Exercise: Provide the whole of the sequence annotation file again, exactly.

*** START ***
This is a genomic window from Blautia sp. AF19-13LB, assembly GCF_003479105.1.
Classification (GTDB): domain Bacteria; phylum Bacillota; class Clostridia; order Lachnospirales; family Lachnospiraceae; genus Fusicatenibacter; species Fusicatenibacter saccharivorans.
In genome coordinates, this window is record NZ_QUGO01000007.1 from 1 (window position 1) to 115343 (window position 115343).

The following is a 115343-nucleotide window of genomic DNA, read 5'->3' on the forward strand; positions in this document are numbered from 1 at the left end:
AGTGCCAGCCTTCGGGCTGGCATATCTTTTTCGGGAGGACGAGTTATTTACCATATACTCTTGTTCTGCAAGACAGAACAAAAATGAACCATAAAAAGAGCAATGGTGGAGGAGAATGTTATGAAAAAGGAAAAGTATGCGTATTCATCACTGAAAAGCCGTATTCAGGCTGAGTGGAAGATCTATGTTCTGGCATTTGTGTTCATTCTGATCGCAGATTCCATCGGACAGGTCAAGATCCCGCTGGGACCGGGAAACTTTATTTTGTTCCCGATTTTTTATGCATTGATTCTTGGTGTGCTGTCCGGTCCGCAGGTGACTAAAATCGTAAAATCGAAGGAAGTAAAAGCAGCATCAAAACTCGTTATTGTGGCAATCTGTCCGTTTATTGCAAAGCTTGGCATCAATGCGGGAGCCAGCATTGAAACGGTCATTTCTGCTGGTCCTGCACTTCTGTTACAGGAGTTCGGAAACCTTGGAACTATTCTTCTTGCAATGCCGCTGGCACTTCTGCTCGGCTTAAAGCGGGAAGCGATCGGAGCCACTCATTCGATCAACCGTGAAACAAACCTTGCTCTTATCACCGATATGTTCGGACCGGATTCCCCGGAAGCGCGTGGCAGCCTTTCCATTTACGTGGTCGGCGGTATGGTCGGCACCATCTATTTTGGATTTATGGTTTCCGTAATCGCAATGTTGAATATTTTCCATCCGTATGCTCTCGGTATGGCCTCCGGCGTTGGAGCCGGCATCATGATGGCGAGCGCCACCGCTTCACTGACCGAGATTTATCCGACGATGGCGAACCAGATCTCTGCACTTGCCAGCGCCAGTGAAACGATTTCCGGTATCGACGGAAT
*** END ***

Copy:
This is a genomic window from Blautia sp. AF19-13LB, assembly GCF_003479105.1.
Classification (GTDB): domain Bacteria; phylum Bacillota; class Clostridia; order Lachnospirales; family Lachnospiraceae; genus Fusicatenibacter; species Fusicatenibacter saccharivorans.
In genome coordinates, this window is record NZ_QUGO01000007.1 from 1 (window position 1) to 115343 (window position 115343).

The following is a 115343-nucleotide window of genomic DNA, read 5'->3' on the forward strand; positions in this document are numbered from 1 at the left end:
AGTGCCAGCCTTCGGGCTGGCATATCTTTTTCGGGAGGACGAGTTATTTACCATATACTCTTGTTCTGCAAGACAGAACAAAAATGAACCATAAAAAGAGCAATGGTGGAGGAGAATGTTATGAAAAAGGAAAAGTATGCGTATTCATCACTGAAAAGCCGTATTCAGGCTGAGTGGAAGATCTATGTTCTGGCATTTGTGTTCATTCTGATCGCAGATTCCATCGGACAGGTCAAGATCCCGCTGGGACCGGGAAACTTTATTTTGTTCCCGATTTTTTATGCATTGATTCTTGGTGTGCTGTCCGGTCCGCAGGTGACTAAAATCGTAAAATCGAAGGAAGTAAAAGCAGCATCAAAACTCGTTATTGTGGCAATCTGTCCGTTTATTGCAAAGCTTGGCATCAATGCGGGAGCCAGCATTGAAACGGTCATTTCTGCTGGTCCTGCACTTCTGTTACAGGAGTTCGGAAACCTTGGAACTATTCTTCTTGCAATGCCGCTGGCACTTCTGCTCGGCTTAAAGCGGGAAGCGATCGGAGCCACTCATTCGATCAACCGTGAAACAAACCTTGCTCTTATCACCGATATGTTCGGACCGGATTCCCCGGAAGCGCGTGGCAGCCTTTCCATTTACGTGGTCGGCGGTATGGTCGGCACCATCTATTTTGGATTTATGGTTTCCGTAATCGCAATGTTGAATATTTTCCATCCGTATGCTCTCGGTATGGCCTCCGGCGTTGGAGCCGGCATCATGATGGCGAGCGCCACCGCTTCACTGACCGAGATTTATCCGACGATGGCGAACCAGATCTCTGCACTTGCCAGCGCCAGTGAAACGATTTCCGGTATCGACGGAAT